Just over a month ago, I started a series of posts about 4 types of employees and their career goals. So far, we’ve talked about the SES-Hopeful, The Drifter, and The Satisfied. The fourth and final type of employees I’ll discuss is The Climber whose goal is consistent promotion through the GS ladder.
For this person career progression isn’t foremost about building a better government. It’s about status. It’s about pay. When I ask The Climber about career goals I hear something like, “I just want to get the next grade”.
You may have come to this page as an employee wondering what you need to get to the next grade. Or you may be a supervisor unsure how to develop (or if you should invest in) The Climber.
I’ll offer you some advice for when the focus is on getting the next grade promotion.
Career Goals of The Climber
The Climber can have a bad reputation. Very often they are seen as self-serving. They seldom seem like team players – unless they believe being a part of the team will help position them for grade promotions. They are going to want the highest visible projects with plenty of face-time with senior leaders. And even worse for some managers, The Climbers will have a relatively short tenure if there aren’t promotions available within the team. If The Climber ends up with a long tenure with no promotion in sight, they may become increasingly disgruntled.
And let’s be honest. These are true statements about nearly any Climber.
Here’s the good news though when a team has a Climber. The Climber is not willing to fail. This person isn’t someone who will let a high visibility project fail because it may impact their opportunity for promotion. Their focus is on exceptional performance.
Here are three suggestions for developing if you (or your employees) are focused on a grade promotion.
Climbers aren’t known for their ability to work well in teams. A promotion in grade is an individual movement (not a team) and can be competitive (teammates may apply for the same job). As a result, working as a team and sharing credit (or blame) doesn’t always benefit The Climber. The careers of most Climbers can stall due to the enemies they create on the way up.
So, one area to develop if you want to move up is the ability to really collaborate. This means having good communication skills. Being able to negotiate for win-wins or compromises rather than a win-lose solution. Having the ability to receive critical feedback and integrating it into future products. And a particularly tough adjustment is to stop using “Yes, but…” and start using “Yes, and…” when listening to the ideas of team members.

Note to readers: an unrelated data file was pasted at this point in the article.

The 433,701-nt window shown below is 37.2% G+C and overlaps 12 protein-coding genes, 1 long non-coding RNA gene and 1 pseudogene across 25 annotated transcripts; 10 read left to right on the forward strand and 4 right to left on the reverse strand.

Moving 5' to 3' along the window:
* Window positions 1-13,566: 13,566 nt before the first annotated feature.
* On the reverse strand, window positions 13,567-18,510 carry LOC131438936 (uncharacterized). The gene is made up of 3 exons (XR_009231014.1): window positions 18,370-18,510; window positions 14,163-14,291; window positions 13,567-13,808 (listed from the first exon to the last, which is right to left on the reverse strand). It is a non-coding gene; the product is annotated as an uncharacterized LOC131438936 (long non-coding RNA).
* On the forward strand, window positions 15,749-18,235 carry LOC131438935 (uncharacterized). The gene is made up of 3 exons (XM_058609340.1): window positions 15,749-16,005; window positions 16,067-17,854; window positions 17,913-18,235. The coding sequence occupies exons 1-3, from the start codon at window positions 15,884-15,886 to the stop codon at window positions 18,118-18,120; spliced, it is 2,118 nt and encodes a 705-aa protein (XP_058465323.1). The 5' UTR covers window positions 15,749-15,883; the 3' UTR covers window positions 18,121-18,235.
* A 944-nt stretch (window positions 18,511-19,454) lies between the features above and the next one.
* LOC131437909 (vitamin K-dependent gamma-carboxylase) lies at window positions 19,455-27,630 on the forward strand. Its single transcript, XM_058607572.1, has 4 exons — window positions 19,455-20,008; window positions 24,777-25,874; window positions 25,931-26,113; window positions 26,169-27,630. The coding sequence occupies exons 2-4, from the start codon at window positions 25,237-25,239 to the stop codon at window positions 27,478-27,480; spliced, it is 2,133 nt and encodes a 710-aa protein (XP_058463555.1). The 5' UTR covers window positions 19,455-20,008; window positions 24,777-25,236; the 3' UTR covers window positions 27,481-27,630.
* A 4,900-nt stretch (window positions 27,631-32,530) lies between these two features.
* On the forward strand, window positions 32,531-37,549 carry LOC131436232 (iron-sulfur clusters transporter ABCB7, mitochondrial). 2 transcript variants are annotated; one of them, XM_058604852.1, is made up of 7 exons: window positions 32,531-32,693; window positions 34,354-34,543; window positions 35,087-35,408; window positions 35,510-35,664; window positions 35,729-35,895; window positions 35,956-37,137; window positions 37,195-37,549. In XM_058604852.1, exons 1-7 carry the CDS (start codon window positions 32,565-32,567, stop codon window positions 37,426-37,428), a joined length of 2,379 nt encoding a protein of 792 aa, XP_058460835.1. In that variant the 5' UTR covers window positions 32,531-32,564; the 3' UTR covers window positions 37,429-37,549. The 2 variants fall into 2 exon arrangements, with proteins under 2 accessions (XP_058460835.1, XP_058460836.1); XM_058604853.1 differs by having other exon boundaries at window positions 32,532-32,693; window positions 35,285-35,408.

Learn the skills of the next grade
Most Climbers do not believe there should be a limit on speed one moves up the ranks. This is particularly tough for The Climber due to the year-in-grade requirement before being eligible for grade promotions in the Federal Government. While The Climber is waiting out their year, it’s an opportunity to begin building the skills needed for grade promotions.
If you’re a Climber see if you can get a copy of the position description for the position desired. Does it mention specific skills you don’t have? See if there’s training you could take to gain those skills. Keeping in mind that sometimes that means investing in yourself. Does it describe experiences you need to have? Perhaps there’s a project you could lead or a stretch assignment you could take on.
This year of waiting is also an opportunity to build relationships. Some skills you cannot gain through training or stretch projects. Find a mentor or sponsor to help navigate those situations that normally take years of experience to learn.
Develop your presence
Presence is a skill that some people naturally come by. But when someone doesn’t have presence it’s difficult to 1) tell them and 2) help them.
What is presence? It’s that sense of poise or self-assurance you get when you are meeting someone who ‘owns the room’. In most cases, the advice you get to improve your presence is physical adjustments like your posture. Or by projecting your voice when speaking or using a slightly deeper voice when speaking. Another common piece of advice to develop presence is how you dress. The norm for professional attire will differs based on regions and the culture of your agency, but my favorite blog on what to wear is Capital Hill Style.
But here’s what you really need to build your presence as you get higher into the grades: the ability to connect with others and communicate authentically from knowing yourself and what you believe in. I had the opportunity to hear the author of the book, Own the Room: Discover Your Signature Voice to Master Your Leadership Presence, and will never think of presence the same way. Her emphasis on understanding core strengths and tendencies to develop presence was a new perspective for me.
This concludes the series on the 4 types of employees I frequently meet when discussing career goals. Each have their strengths and offer different value to our workforce.
What types have you seen that I didn’t mention? Are there other development recommendations you’d offer? Share your advice in the comments below!
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